What say you?

Mindfulness

Have you noticed? The term is cropping up everywhere. Alina Tugend, in an informative blog post that I borrow heavily from, explains:

Elementary school students practice it. Doctors practice it — and their patients. Prisoners practice it. There’s mindful eating that promises a healthier way of eating. And scans show mindfulness may change the way our brains function and help us improve attention, reduce stress hormones and even bounce back faster from negative information.

I dig Janice Marturano’s definition, mindfulness is “intentionally paying attention to the present nonjudgmentally”. If I could learn to intentionally pay attention to the present nonjudgmentally, my personal relationships would markedly improve.

According to Marturano, mindfulness isn’t only about reducing stress. Or about emptying our minds of all thoughts. Or about religion.

A few years ago I team taught a course with a friend who was taking classes in a mindfulness credential program. She’d occasionally fly from Seattle to Oakland for weekend courses. She suggested we integrate mindfulness training into our graduate course for teacher credential candidates. I liked her teaching instincts and philosophy so I agreed to give it a try even though apart of me worried that it might be New Age hocus pocus. In the end, it went beautifully and I became an advocate for mindfulness.

Martuarno explains the basics:

Find a quiet place to focus your attention — on your breath or perhaps on an object. It’s not deep breathing, but rather experiencing when the breath enters and leaves. Feel the stretch in the rib cage, without me doing anything. Can I notice when the mind takes a hike and redirect it? That redirection is the exercise.

Tugend adds:

There’s also what Marturano calls ‘purposeful pauses.’ Deciding that instead of thinking of a coming meeting while brushing your teeth you really focus on the taste of the toothpaste and the bristles and the water.

My attention is so scattered sometimes I think there’s only two times when I’m truly “in the present”. The first is when I’m exerting myself when cycling at high speeds in a group and the second I don’t dare describe since this is a family friendly blog.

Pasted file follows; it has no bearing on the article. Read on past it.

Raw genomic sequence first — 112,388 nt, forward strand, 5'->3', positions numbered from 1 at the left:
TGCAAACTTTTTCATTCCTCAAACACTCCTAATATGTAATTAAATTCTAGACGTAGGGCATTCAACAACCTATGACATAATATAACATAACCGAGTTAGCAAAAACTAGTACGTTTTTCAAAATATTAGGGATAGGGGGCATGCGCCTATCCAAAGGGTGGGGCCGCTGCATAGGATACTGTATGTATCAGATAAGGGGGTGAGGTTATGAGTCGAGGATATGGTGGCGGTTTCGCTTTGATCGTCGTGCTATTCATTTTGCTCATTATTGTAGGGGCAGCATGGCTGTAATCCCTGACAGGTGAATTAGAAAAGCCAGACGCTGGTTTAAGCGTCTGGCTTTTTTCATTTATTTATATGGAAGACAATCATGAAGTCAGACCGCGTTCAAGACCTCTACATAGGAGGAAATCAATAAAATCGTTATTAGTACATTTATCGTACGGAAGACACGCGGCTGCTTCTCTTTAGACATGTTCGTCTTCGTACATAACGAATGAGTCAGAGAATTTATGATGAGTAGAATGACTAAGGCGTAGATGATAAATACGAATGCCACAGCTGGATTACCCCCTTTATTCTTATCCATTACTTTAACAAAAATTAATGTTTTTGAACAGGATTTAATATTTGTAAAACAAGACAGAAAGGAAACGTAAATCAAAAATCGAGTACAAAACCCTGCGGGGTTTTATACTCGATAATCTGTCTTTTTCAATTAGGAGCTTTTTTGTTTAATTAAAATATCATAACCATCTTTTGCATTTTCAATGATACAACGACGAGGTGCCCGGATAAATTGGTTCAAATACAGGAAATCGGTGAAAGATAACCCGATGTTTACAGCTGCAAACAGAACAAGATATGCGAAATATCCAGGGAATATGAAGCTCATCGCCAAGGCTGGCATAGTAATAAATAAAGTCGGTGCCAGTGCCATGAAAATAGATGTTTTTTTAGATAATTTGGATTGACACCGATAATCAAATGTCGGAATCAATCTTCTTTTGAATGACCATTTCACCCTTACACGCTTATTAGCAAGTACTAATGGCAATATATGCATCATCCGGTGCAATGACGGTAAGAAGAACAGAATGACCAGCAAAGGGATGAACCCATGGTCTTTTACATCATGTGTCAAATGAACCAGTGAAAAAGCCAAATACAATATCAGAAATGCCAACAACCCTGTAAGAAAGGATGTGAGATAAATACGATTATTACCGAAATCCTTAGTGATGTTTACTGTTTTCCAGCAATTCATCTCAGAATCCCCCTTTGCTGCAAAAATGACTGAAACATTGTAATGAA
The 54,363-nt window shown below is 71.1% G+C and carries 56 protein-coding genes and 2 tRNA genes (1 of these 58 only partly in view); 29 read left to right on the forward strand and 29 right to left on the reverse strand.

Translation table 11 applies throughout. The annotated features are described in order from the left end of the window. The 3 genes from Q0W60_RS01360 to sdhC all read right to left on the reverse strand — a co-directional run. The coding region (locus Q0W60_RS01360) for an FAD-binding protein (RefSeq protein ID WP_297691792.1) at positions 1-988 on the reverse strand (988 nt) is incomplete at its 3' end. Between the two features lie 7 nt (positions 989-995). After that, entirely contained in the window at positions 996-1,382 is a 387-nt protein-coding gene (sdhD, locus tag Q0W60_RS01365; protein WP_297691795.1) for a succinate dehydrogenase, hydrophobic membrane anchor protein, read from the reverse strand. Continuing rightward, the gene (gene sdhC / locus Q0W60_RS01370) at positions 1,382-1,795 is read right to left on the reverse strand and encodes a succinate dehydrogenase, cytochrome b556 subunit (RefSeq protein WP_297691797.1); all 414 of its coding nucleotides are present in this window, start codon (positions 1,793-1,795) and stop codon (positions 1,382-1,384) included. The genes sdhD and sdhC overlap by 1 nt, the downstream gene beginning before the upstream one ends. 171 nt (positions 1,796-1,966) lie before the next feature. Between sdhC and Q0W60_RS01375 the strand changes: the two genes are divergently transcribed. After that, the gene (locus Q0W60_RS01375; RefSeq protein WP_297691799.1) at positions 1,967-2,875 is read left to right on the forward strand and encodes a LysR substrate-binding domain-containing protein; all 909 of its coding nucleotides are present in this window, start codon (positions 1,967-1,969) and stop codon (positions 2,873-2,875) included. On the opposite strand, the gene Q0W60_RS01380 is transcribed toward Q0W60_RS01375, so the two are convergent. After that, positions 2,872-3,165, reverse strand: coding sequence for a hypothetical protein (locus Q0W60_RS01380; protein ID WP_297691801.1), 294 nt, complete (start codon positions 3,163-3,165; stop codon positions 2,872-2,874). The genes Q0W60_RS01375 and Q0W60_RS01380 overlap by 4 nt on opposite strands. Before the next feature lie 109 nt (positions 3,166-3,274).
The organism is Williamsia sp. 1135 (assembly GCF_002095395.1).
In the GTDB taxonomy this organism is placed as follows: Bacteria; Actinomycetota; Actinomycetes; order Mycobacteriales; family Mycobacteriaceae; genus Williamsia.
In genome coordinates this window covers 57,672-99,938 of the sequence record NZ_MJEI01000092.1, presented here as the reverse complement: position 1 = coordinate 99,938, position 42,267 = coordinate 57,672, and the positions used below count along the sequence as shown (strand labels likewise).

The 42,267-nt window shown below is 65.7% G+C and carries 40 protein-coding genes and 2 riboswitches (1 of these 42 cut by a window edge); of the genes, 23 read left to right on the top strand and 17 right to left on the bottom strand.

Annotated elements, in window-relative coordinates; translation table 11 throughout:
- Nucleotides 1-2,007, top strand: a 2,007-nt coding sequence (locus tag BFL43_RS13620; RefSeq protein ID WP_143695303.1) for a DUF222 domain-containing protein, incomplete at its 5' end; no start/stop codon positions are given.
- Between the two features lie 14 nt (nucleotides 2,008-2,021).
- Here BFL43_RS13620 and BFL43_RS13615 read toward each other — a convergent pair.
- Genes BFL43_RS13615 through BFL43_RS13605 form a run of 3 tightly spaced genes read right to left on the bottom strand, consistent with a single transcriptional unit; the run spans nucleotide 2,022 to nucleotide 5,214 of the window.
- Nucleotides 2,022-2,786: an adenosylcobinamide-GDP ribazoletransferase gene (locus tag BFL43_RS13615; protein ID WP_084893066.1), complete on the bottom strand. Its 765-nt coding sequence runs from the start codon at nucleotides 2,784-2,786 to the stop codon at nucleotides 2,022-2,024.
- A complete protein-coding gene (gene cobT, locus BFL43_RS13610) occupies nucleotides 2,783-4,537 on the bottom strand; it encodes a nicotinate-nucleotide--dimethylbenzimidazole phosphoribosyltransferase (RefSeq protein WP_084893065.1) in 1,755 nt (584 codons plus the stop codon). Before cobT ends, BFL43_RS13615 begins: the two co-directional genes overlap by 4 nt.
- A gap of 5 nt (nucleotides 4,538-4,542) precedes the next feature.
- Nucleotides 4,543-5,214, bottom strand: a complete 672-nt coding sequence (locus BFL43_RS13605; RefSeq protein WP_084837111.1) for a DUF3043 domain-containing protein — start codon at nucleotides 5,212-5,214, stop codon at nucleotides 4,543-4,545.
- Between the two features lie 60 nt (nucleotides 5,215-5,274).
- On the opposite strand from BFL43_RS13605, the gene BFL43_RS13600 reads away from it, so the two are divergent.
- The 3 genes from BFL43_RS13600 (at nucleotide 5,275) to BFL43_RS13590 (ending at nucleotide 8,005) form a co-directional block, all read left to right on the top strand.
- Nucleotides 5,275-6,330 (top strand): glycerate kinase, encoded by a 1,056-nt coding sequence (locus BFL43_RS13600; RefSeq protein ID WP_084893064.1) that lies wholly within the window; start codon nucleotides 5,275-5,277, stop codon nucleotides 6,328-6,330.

Marturano again, “Take yourself out of autopilot and eventually expand that ‘being in the moment’ to other parts of your life.” 

Tugend says, “the idea is that over time you’ll feel more focused and more connected to yourself and others.”

Ever been at a large, raucous social gathering with someone whose unusually focused eye contact and attention made you feel heard and understood above the din? That’s mindfulness in practice.

Tugend again:

It sounds simple, but it’s not, because it so goes against the grain of how most of us think and operate. We want to get things done, to identify and fix problems. And that’s the opposite of what mindfulness is all about.

Christy Matta, author of the book “The Stress Response”, notes:

The way it’s presented in the media, people begin to believe it’s a magic pill. I’ll clear my mind and I’ll be peaceful and stress-free. If that’s what people think, they’ll be disappointed.

She adds:

If you go into it with the idea of reducing stress, you’re working against the very thing you’re trying to attain, because you’re aiming toward a goal. Mindfulness is about being present. You have to do it just to do it. You can’t strive for things.

Matta also cautions:

While being aware of your feelings may be nice when drinking a lovely cup of tea or relaxing in a garden, part of mindfulness is also uncomfortable feelings — not trying to change or judge them, but being aware of them. And that may not feel so pleasant.

Dr. Baime notes another common misconception about mindfulness, that it’s about learning to be happy. It’s not. Nor is it about eliminating stress.

Stress doesn’t go away, ever. That’s why we call it stress management rather than stress elimination. Rather, mindfulness can create a world where you experience depth, meaning and connectedness. You see joy and sadness more fully and settle more deeply into an authentic way of being.

That all important insight reminds me of a related book I previously recommended, “The Antidote: Happiness for People Who Can’t Stand Positive Thinking“.

Marturano says mindfulness is supposed to:

Help us spend less time worrying about the future or fretting about the past. We’ll gain perspective, listen better and step back to consider more choices and make decisions more clearly and intentionally, rather than reactively.

But Tugend cautions people not to assume that mindfulness is some sort of miracle cure. For example:

While It has been used to good effect in classrooms, it shouldn’t be used in isolation. . . . Mindfulness can increase attention and focus, and help children respond to stress in a calmer manner, but it also needs to be part of learning concrete emotional and social skills.

Tugend also contends it’s difficult to learn to be mindful on one’s own. She says:

There are some good books that offer guidance like “Full Catastrophe Living,” (Delacorte Press, 1990) by Jon Kabat-Zinn. Professor Kabat-Zinn, founder of the Stress Reduction Clinic and the Center for Mindfulness in Medicine, Health Care and Society at the University of Massachusetts Medical School, is considered one of the foremost experts on the subject.

“Everyone I spoke to,” she explains, “said that you need to take a course and perhaps go on a retreat to fully experience and gain value from mindfulness.”

Like Tugend, I can see why other people are drawn to it, given, as she says, “that we’re living in a such a fractured, information-overloaded world. We’re looking so far ahead to the next thing, we miss what’s going on in the present.” 

Guilty as charged.